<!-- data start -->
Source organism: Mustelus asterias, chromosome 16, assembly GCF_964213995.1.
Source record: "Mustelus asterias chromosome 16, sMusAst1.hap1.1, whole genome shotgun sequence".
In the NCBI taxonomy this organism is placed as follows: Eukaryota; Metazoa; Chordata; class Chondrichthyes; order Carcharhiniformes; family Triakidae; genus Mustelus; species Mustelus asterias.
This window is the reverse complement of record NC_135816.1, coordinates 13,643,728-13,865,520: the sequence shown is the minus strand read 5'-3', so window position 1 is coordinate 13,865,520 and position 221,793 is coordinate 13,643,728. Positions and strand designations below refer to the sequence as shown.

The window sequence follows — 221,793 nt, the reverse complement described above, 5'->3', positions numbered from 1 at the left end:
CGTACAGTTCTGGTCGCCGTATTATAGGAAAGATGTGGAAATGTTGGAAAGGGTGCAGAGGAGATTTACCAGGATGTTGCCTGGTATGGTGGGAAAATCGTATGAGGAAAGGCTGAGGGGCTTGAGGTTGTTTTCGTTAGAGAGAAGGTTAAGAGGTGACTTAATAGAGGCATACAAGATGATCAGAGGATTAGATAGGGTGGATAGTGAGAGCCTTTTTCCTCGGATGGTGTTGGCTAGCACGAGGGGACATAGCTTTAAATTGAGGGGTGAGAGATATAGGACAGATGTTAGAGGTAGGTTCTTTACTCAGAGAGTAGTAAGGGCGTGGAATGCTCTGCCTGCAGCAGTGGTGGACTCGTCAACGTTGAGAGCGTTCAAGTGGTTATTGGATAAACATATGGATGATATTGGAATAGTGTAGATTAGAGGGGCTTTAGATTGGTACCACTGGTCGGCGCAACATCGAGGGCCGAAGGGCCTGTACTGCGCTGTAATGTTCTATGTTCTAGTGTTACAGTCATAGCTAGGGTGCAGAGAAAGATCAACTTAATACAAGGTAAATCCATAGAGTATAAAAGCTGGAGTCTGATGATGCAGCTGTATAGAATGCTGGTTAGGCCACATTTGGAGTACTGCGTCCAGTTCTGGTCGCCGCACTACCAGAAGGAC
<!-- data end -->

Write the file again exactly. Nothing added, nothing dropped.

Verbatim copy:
Source organism: Mustelus asterias, chromosome 16, assembly GCF_964213995.1.
Source record: "Mustelus asterias chromosome 16, sMusAst1.hap1.1, whole genome shotgun sequence".
In the NCBI taxonomy this organism is placed as follows: Eukaryota; Metazoa; Chordata; class Chondrichthyes; order Carcharhiniformes; family Triakidae; genus Mustelus; species Mustelus asterias.
This window is the reverse complement of record NC_135816.1, coordinates 13,643,728-13,865,520: the sequence shown is the minus strand read 5'-3', so window position 1 is coordinate 13,865,520 and position 221,793 is coordinate 13,643,728. Positions and strand designations below refer to the sequence as shown.

The window sequence follows — 221,793 nt, the reverse complement described above, 5'->3', positions numbered from 1 at the left end:
CGTACAGTTCTGGTCGCCGTATTATAGGAAAGATGTGGAAATGTTGGAAAGGGTGCAGAGGAGATTTACCAGGATGTTGCCTGGTATGGTGGGAAAATCGTATGAGGAAAGGCTGAGGGGCTTGAGGTTGTTTTCGTTAGAGAGAAGGTTAAGAGGTGACTTAATAGAGGCATACAAGATGATCAGAGGATTAGATAGGGTGGATAGTGAGAGCCTTTTTCCTCGGATGGTGTTGGCTAGCACGAGGGGACATAGCTTTAAATTGAGGGGTGAGAGATATAGGACAGATGTTAGAGGTAGGTTCTTTACTCAGAGAGTAGTAAGGGCGTGGAATGCTCTGCCTGCAGCAGTGGTGGACTCGTCAACGTTGAGAGCGTTCAAGTGGTTATTGGATAAACATATGGATGATATTGGAATAGTGTAGATTAGAGGGGCTTTAGATTGGTACCACTGGTCGGCGCAACATCGAGGGCCGAAGGGCCTGTACTGCGCTGTAATGTTCTATGTTCTAGTGTTACAGTCATAGCTAGGGTGCAGAGAAAGATCAACTTAATACAAGGTAAATCCATAGAGTATAAAAGCTGGAGTCTGATGATGCAGCTGTATAGAATGCTGGTTAGGCCACATTTGGAGTACTGCGTCCAGTTCTGGTCGCCGCACTACCAGAAGGAC